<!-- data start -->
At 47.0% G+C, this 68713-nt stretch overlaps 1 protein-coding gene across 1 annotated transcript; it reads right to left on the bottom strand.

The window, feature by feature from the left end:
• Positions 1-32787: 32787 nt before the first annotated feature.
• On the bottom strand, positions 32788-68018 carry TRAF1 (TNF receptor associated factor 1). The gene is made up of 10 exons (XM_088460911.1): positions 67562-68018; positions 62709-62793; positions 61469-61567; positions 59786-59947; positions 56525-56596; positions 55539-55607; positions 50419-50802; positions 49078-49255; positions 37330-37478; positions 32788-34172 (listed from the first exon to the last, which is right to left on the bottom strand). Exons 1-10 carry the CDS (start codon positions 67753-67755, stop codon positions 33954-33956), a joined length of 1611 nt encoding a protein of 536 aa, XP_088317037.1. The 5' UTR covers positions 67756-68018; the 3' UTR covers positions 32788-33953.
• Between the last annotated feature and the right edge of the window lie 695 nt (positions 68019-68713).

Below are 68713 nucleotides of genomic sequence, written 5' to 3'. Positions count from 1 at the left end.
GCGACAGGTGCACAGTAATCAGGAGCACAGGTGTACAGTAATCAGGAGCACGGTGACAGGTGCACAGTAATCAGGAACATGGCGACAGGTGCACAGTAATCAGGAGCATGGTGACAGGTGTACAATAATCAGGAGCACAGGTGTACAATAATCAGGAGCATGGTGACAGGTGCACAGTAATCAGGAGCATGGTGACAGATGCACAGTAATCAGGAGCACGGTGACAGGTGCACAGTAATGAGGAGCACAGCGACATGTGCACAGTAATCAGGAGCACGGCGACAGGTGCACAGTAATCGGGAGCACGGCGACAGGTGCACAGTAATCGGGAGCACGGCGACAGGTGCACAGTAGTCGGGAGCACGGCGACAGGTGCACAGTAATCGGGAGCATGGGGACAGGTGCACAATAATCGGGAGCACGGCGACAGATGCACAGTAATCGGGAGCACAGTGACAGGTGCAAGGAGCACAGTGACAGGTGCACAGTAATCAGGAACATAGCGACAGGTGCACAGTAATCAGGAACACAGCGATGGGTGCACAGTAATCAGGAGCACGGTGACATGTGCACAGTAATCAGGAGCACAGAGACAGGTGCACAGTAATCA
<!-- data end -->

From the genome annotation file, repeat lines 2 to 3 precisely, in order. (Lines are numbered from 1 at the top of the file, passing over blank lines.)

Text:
The window, feature by feature from the left end:
• Positions 1-32787: 32787 nt before the first annotated feature.